- Oranges, Patas, Puddles
Punjab Province, Western India, 1947
Sergei had followed the kafila’s track for days, a path trampled through cornfields and eucalyptus groves and mustard greens, alongside canals and over mud walls and through stretches of uncultivated land like a gigantic goat run, save for the abandoned items at its margins. Clothes and mattresses, carts and brooms and irons, but stranger things too, dropped by Muslims making their way to West Punjab, hounded by Hindus and Sikhs as they fled. Milk bottles, brass inkpots, and a single black shutter, burlap bags stuffed with newly picked cotton, street signs, an entire band’s instruments: chemtas, a bhangra dhol, a tumbi, even a harmonium. Letters tacked to trees addressed to sisters, to fathers, to lost children, a basket filled with dried cow patties near Karnal, never food. From Amritsar it had followed the railroad tracks to Chheharta, then left the roadbed and wound north across country, skirting the towns of Chuganwan and Lopoke, no doubt because of the regular massacres on the trains. Now it had turned west again, toward the hills and the Ravi River.
He swayed in the heat and began to wonder if this were the wrong kafila. His judgment was slipping, and there had been dozens, most starting with the inhabitants of a single village and gathering more followers along the route, growing to a few hundred or a thousand souls as those who had lingered, certain the violence would never touch them, wavered and gave in. The largest was said to have held half a million people and to have taken eight days to pass a single spot, but that would not be where his father was; numbers that large meant it was self-protected.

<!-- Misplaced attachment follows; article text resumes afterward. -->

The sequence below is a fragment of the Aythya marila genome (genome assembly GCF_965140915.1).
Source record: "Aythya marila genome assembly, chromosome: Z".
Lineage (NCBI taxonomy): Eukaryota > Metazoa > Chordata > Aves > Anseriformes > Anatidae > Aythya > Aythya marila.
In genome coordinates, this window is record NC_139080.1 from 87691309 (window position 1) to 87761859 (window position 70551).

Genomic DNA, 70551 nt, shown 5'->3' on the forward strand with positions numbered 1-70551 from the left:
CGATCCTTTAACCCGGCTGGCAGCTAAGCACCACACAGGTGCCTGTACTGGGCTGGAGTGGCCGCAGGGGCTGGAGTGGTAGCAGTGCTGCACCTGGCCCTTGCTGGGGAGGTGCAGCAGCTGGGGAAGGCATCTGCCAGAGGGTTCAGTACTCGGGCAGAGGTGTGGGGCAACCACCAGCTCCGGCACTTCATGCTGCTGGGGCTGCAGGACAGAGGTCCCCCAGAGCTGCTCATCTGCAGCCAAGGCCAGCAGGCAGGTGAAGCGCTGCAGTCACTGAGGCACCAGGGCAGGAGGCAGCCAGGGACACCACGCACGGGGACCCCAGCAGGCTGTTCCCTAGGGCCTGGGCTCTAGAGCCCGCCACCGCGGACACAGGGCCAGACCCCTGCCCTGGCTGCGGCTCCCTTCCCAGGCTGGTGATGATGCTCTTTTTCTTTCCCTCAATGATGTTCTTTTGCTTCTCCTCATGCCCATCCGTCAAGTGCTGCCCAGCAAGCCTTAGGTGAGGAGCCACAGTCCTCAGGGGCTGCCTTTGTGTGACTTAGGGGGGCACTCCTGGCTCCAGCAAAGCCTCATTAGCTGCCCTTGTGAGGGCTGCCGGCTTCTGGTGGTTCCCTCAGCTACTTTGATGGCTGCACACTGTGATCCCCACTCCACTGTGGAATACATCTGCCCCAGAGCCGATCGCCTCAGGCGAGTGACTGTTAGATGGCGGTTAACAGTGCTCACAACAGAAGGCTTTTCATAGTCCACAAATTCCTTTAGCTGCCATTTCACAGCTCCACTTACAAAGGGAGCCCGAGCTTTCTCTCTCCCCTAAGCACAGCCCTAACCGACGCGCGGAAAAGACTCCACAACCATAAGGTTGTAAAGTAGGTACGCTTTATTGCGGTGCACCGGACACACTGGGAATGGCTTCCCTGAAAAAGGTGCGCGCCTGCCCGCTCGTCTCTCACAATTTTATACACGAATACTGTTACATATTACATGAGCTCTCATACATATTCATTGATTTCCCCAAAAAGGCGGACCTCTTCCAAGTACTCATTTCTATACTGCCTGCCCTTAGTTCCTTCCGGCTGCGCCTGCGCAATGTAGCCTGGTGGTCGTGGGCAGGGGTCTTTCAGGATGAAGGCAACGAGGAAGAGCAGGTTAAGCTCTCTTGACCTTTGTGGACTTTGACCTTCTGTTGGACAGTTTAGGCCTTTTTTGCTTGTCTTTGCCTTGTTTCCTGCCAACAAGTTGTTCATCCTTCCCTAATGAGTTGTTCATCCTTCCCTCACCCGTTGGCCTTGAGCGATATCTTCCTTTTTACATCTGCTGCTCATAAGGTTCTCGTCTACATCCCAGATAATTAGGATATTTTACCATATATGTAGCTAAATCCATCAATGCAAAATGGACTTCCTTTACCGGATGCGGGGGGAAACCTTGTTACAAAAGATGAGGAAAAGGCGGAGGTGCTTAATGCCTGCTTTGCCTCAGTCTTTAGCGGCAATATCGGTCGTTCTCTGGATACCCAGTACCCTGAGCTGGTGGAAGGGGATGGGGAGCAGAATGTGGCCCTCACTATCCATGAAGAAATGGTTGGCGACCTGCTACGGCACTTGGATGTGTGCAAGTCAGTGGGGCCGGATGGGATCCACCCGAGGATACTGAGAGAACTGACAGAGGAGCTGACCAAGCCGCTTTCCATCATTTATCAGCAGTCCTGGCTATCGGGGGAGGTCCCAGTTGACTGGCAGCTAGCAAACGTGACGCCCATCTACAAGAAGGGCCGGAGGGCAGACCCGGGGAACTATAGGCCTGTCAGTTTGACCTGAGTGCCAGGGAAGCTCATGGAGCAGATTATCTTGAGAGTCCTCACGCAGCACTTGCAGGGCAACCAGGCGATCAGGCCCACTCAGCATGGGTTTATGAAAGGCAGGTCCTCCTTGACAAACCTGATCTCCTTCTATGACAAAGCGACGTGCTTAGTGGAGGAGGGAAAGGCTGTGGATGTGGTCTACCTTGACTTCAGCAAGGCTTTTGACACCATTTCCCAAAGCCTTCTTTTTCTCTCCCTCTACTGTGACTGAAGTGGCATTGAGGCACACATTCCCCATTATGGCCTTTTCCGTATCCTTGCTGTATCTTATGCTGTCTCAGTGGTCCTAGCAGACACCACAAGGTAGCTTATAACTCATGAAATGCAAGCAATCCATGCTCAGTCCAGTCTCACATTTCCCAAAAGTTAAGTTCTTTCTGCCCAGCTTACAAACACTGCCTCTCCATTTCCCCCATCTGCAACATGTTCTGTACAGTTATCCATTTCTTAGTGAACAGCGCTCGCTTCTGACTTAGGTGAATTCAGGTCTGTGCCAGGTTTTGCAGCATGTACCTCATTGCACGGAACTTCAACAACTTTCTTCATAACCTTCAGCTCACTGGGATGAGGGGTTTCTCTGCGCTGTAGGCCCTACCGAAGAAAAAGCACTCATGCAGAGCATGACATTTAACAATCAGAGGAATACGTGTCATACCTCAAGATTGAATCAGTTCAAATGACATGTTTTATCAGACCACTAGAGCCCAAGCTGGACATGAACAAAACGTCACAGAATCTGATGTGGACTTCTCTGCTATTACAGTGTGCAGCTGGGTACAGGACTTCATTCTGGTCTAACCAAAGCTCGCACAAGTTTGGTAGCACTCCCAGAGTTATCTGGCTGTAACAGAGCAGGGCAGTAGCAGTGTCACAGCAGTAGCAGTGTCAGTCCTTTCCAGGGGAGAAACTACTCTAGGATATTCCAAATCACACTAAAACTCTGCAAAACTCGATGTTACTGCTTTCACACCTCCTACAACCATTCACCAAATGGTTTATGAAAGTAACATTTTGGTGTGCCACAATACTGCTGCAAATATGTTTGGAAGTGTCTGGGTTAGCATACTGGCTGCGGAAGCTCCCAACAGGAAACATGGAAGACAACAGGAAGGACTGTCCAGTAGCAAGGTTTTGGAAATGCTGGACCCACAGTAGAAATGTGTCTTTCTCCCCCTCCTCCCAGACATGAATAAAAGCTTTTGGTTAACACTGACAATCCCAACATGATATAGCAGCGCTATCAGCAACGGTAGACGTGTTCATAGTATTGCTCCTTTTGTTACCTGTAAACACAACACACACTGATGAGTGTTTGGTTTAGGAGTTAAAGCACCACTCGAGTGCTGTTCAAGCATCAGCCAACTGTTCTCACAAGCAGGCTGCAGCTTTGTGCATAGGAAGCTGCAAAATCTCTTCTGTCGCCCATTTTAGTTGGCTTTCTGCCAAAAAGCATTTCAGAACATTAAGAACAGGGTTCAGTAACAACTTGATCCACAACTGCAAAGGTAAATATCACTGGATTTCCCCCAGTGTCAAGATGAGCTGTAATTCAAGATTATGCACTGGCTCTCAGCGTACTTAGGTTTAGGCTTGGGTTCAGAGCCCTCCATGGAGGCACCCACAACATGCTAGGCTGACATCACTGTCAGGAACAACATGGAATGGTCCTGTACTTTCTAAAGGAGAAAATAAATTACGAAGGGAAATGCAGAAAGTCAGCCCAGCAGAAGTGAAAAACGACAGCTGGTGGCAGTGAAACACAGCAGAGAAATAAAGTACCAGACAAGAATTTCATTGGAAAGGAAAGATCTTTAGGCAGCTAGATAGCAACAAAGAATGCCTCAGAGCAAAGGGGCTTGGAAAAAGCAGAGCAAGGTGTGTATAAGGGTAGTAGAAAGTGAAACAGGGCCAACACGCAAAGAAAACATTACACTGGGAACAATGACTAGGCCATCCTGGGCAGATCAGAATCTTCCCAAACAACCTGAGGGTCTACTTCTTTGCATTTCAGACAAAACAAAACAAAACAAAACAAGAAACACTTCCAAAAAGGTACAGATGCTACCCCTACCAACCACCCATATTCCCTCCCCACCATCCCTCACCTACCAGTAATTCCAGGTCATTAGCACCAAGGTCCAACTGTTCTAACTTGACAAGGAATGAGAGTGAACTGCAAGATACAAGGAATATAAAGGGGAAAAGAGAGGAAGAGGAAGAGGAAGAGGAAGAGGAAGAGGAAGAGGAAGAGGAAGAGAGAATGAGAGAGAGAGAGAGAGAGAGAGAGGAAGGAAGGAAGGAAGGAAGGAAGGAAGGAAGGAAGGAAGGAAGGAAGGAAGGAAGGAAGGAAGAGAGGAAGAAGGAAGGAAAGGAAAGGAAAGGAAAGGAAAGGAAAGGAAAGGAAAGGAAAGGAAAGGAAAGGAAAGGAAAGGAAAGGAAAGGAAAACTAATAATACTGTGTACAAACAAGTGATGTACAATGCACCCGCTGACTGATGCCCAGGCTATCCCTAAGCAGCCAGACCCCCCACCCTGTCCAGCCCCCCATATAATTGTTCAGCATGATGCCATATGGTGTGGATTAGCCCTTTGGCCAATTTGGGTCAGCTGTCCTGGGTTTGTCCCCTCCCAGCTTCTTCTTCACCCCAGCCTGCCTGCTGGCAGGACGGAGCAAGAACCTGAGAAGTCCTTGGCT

No, his father was certain to be with a much smaller group of Muslims, one more likely to be in danger. Though raised a Hindu, he professed himself a Marxist, and though Bombay had been calm, far from the rioting and murder, he’d gone north to convince [End Page 127] the Muslims’ attackers they were wrong. This kafila seemed a good bet, as it left the narrowest track of them all. Now and then it followed a path trodden by others before striking off again on its own, whether from fear of attack or because flooding had altered the routes to safety or because a larger and better armed kafila of Hindus and Sikhs had been spotted tramping in the opposite direction it was hard to know.
To the north three Sikhs rode bicycles toward the green hills, kirtans strapped to their backs, silver blades flashing in the sun, and to the south was a town that seemed untouched by the madness: buildings unburned, roofs intact, the sky above it free of circling crows. Downwind, he smelled dung and dusty wheat but not the telltale odor of rotting flesh. His legs ached, his shoulder hurt, his neck was beginning to stiffen, and the urge to continue was losing ground to a growing resentment; an hour’s rest might restore his flagging enthusiasm, so he cut a new path toward the town through sucking mud and shoulder-high brown wheat, its curled leaves rolled, its thin stems shiny black at the base.
The town had indeed remained unmolested; a collection of only a few houses no bigger than Bombay servants’ quarters, it was too small to hold either a mosque or a temple, so neither side would have been tempted to stray from the path to destroy it. Muslim or Hindu? One couldn’t tell from afar, and no one from the kafila would have risked a fatal mistake to find out. Its apparent poverty would have protected it, too. No shaggy ashcocks or stately palms lining its roads, no gardens filled with lemon and lime trees; the town probably had nothing to eat.
At the first house a braying donkey stopped him; he pressed his palm to a dried handprint on the mud wall and listened. The call came again, louder, but it wasn’t one of pain or protest, and he poked his head around the corner to find two donkeys copulating in the middle...